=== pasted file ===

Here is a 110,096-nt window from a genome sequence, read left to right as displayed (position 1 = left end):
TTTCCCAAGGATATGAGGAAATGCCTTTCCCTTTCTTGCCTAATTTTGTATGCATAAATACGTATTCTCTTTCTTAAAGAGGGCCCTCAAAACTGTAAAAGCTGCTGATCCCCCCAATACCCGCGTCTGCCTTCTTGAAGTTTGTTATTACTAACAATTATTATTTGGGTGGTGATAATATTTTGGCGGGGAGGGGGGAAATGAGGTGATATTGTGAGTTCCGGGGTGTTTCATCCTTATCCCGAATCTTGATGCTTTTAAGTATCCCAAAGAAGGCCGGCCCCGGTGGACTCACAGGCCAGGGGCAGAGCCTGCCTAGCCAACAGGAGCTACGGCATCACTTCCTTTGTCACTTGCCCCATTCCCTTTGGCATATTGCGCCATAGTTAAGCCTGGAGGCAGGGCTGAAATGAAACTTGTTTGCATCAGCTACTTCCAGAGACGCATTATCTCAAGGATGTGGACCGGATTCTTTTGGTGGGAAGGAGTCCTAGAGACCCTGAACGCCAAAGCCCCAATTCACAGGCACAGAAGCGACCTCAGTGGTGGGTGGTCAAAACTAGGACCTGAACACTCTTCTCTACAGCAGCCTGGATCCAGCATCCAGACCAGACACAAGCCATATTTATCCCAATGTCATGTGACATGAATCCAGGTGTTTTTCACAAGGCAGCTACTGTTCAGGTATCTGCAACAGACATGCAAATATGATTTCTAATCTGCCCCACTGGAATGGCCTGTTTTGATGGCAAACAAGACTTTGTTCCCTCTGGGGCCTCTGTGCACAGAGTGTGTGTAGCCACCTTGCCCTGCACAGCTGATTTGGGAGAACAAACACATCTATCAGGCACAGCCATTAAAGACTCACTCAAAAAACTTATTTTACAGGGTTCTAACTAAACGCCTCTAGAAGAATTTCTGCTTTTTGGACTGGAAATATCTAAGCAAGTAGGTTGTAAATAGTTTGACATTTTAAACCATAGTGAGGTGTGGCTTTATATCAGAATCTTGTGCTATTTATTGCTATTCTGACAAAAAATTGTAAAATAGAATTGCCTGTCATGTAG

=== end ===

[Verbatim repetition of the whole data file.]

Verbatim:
Here is a 110,096-nt window from a genome sequence, read left to right as displayed (position 1 = left end):
TTTCCCAAGGATATGAGGAAATGCCTTTCCCTTTCTTGCCTAATTTTGTATGCATAAATACGTATTCTCTTTCTTAAAGAGGGCCCTCAAAACTGTAAAAGCTGCTGATCCCCCCAATACCCGCGTCTGCCTTCTTGAAGTTTGTTATTACTAACAATTATTATTTGGGTGGTGATAATATTTTGGCGGGGAGGGGGGAAATGAGGTGATATTGTGAGTTCCGGGGTGTTTCATCCTTATCCCGAATCTTGATGCTTTTAAGTATCCCAAAGAAGGCCGGCCCCGGTGGACTCACAGGCCAGGGGCAGAGCCTGCCTAGCCAACAGGAGCTACGGCATCACTTCCTTTGTCACTTGCCCCATTCCCTTTGGCATATTGCGCCATAGTTAAGCCTGGAGGCAGGGCTGAAATGAAACTTGTTTGCATCAGCTACTTCCAGAGACGCATTATCTCAAGGATGTGGACCGGATTCTTTTGGTGGGAAGGAGTCCTAGAGACCCTGAACGCCAAAGCCCCAATTCACAGGCACAGAAGCGACCTCAGTGGTGGGTGGTCAAAACTAGGACCTGAACACTCTTCTCTACAGCAGCCTGGATCCAGCATCCAGACCAGACACAAGCCATATTTATCCCAATGTCATGTGACATGAATCCAGGTGTTTTTCACAAGGCAGCTACTGTTCAGGTATCTGCAACAGACATGCAAATATGATTTCTAATCTGCCCCACTGGAATGGCCTGTTTTGATGGCAAACAAGACTTTGTTCCCTCTGGGGCCTCTGTGCACAGAGTGTGTGTAGCCACCTTGCCCTGCACAGCTGATTTGGGAGAACAAACACATCTATCAGGCACAGCCATTAAAGACTCACTCAAAAAACTTATTTTACAGGGTTCTAACTAAACGCCTCTAGAAGAATTTCTGCTTTTTGGACTGGAAATATCTAAGCAAGTAGGTTGTAAATAGTTTGACATTTTAAACCATAGTGAGGTGTGGCTTTATATCAGAATCTTGTGCTATTTATTGCTATTCTGACAAAAAATTGTAAAATAGAATTGCCTGTCATGTAG